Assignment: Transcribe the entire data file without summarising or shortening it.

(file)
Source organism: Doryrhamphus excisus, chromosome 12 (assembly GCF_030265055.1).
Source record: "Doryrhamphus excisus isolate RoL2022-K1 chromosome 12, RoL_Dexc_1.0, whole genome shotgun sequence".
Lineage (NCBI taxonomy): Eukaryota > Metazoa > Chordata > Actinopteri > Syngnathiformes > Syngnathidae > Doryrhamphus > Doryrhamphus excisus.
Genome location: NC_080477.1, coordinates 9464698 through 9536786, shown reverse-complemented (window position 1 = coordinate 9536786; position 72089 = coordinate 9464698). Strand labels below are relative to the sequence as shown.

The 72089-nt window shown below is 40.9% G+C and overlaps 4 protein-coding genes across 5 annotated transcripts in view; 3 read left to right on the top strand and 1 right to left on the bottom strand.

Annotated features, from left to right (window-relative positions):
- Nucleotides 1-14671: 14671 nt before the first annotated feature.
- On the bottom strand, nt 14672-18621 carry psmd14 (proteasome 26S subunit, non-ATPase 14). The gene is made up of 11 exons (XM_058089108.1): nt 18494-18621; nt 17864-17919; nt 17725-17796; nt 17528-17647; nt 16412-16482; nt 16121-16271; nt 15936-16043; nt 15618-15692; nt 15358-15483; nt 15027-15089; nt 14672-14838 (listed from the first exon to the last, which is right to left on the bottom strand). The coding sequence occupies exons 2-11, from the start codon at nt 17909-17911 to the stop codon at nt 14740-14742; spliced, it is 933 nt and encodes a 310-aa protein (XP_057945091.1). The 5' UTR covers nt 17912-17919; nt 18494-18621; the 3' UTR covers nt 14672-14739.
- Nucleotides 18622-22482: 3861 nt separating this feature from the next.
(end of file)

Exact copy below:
Source organism: Doryrhamphus excisus, chromosome 12 (assembly GCF_030265055.1).
Source record: "Doryrhamphus excisus isolate RoL2022-K1 chromosome 12, RoL_Dexc_1.0, whole genome shotgun sequence".
Lineage (NCBI taxonomy): Eukaryota > Metazoa > Chordata > Actinopteri > Syngnathiformes > Syngnathidae > Doryrhamphus > Doryrhamphus excisus.
Genome location: NC_080477.1, coordinates 9464698 through 9536786, shown reverse-complemented (window position 1 = coordinate 9536786; position 72089 = coordinate 9464698). Strand labels below are relative to the sequence as shown.

The 72089-nt window shown below is 40.9% G+C and overlaps 4 protein-coding genes across 5 annotated transcripts in view; 3 read left to right on the top strand and 1 right to left on the bottom strand.

Annotated features, from left to right (window-relative positions):
- Nucleotides 1-14671: 14671 nt before the first annotated feature.
- On the bottom strand, nt 14672-18621 carry psmd14 (proteasome 26S subunit, non-ATPase 14). The gene is made up of 11 exons (XM_058089108.1): nt 18494-18621; nt 17864-17919; nt 17725-17796; nt 17528-17647; nt 16412-16482; nt 16121-16271; nt 15936-16043; nt 15618-15692; nt 15358-15483; nt 15027-15089; nt 14672-14838 (listed from the first exon to the last, which is right to left on the bottom strand). The coding sequence occupies exons 2-11, from the start codon at nt 17909-17911 to the stop codon at nt 14740-14742; spliced, it is 933 nt and encodes a 310-aa protein (XP_057945091.1). The 5' UTR covers nt 17912-17919; nt 18494-18621; the 3' UTR covers nt 14672-14739.
- Nucleotides 18622-22482: 3861 nt separating this feature from the next.